New York spared as Boston hit by blizzard
New Englanders hit by a blizzard packing knee-high snowfall and hurricane-force winds have begun digging themselves out. The storm was a bitter, paralysing blast to New England, with at least two feet of snow in most of Massachusetts, potentially making it one of the top snowstorms of all time there.
It began on Monday evening and continued for most of Tuesday. A blizzard warning for Boston ended early on Wednesday as the snow tapered off, but one remained in effect for the south coast, Cape Cod and nearby islands. The area also was dealing with bitter cold. The low in Boston on Wednesday is expected to be ten degrees Fahrenheit, with a wind chill of minus five degrees Fahrenheit, and forecasters said it would not get above freezing for the next week or so.
In New York, forecasters apologised for their predictions of a possible historic storm, and politicians defended their near-total shutdown on travel. Some residents grumbled about the forecasts being overblown, but others sounded a better-safe-than-sorry note and even expressed sympathy for the weatherman. Forecasters had originally warned that the storm could bring up to three feet of snow and punishing hurricane-force winds. But on Tuesday they downgraded most of those numbers, saying Boston and the northeastern New England region would fare the worst, but even then not as bad as expected.
The Boston area had more than a foot of snow, while the far eastern tip of New York's suburban Long Island had more than two feet. Snow plough operators around New England struggled to keep up and Boston police drove several dozen doctors and nurses to work at hospitals.
The National Weather Service said a 78mph gust was reported on Nantucket, and a 72mph one on Martha's Vineyard. New Jersey governor Chris Christie defended his state-wide ban on travel as "absolutely the right decision to make" in light of the dire forecast. As the storm pushed into the north east on Monday, the region came to a near standstill, alarmed by forecasters' predictions. More than 7,700 flights were cancelled, and schools, businesses and government offices closed.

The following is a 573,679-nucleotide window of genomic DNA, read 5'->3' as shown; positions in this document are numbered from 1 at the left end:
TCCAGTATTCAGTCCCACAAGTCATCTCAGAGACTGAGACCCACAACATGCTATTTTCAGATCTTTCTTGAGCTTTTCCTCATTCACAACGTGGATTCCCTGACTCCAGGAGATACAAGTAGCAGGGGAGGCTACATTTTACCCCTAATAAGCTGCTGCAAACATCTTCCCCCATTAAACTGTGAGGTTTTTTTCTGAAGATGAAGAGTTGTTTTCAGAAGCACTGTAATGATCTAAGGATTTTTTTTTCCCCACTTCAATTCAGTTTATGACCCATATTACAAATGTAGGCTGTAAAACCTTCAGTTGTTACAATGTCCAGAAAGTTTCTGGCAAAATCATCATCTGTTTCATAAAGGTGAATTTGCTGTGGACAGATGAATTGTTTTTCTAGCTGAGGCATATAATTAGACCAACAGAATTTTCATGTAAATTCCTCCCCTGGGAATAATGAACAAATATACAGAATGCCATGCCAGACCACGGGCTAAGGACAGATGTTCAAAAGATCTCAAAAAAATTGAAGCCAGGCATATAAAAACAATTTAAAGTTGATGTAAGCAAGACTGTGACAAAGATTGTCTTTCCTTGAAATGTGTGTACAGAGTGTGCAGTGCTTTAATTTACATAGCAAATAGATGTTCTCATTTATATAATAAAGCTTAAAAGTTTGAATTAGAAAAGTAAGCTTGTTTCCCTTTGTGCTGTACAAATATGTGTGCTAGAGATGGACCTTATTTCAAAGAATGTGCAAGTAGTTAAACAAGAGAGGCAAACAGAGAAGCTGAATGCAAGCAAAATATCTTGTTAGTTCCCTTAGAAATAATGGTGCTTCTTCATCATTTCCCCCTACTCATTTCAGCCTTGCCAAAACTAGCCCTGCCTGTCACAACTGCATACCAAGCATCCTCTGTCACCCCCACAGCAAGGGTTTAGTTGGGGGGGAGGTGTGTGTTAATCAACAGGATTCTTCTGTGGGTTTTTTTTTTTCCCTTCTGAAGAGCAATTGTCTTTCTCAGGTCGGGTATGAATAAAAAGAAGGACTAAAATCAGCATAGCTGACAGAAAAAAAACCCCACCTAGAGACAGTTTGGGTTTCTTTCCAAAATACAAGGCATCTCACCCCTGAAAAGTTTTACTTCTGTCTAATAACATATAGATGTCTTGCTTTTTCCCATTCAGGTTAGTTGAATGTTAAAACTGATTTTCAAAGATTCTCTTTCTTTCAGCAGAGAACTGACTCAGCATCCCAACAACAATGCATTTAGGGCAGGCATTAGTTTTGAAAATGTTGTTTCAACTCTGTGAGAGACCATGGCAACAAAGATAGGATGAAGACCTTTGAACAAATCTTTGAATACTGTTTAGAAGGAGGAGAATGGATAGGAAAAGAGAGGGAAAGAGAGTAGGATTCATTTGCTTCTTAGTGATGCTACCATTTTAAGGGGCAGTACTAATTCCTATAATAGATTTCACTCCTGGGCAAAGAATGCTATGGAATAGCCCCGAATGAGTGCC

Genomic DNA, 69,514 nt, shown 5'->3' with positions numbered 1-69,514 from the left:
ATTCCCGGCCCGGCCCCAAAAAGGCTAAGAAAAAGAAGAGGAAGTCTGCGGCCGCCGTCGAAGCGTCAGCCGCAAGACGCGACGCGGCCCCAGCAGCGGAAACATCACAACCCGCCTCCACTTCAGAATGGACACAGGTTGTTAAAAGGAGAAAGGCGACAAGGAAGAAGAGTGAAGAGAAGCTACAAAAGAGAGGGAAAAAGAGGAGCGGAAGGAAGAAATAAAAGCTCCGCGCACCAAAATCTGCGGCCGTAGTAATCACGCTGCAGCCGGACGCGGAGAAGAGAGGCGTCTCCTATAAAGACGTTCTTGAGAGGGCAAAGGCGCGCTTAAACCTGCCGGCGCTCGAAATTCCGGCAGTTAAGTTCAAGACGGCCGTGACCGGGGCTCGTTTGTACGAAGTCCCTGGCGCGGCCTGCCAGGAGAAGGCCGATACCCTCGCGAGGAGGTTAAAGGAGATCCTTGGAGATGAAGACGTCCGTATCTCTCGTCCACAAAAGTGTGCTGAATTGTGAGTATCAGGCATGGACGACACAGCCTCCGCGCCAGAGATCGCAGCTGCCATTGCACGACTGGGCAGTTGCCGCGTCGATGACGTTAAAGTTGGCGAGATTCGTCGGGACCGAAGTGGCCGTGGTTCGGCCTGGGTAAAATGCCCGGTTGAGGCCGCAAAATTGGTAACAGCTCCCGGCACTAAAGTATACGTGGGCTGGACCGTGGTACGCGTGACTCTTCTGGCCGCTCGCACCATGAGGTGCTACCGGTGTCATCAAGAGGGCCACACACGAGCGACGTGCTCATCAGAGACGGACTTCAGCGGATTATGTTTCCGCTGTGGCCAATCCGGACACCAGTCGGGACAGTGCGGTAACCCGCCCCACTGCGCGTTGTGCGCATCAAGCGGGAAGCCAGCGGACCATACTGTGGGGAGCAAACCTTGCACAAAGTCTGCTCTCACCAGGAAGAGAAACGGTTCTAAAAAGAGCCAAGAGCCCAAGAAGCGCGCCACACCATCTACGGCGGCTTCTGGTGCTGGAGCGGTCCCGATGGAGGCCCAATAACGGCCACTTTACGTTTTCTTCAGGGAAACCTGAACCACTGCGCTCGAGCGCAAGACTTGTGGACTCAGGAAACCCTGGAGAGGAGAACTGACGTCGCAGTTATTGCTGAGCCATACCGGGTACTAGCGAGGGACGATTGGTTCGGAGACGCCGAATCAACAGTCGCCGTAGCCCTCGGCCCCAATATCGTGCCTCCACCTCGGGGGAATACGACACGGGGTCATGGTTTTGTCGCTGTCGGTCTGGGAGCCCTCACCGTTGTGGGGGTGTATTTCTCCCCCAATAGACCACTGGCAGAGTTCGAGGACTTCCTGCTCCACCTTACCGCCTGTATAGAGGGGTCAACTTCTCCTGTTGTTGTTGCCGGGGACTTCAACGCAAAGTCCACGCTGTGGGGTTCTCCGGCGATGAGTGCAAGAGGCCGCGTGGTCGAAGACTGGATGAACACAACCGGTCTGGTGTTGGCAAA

As dawn broke, New York City had an almost eerie feel. No planes in the sky and no trains running underground made for an unexpected quiet. A few municipal trucks rumbled down empty streets. But as the storm pushed northwards, it tracked further east than forecasters had been expecting and conditions improved quickly in its wake. By mid-morning on Tuesday, New Jersey and New York City lifted driving bans, and subways and trains started rolling again, with a return to a full schedule expected on Wednesday.
A National Weather Service forecaster in New Jersey apologised on Twitter for the off-target forecast. "You made a lot of tough decisions expecting us to get it right, and we didn't. Once again, I'm sorry," Gary Szatkowski tweeted. New York City's snowfall was still substantial. La Guardia International Airport recorded eleven inches of snow and Central Park was blanketed with almost eight inches.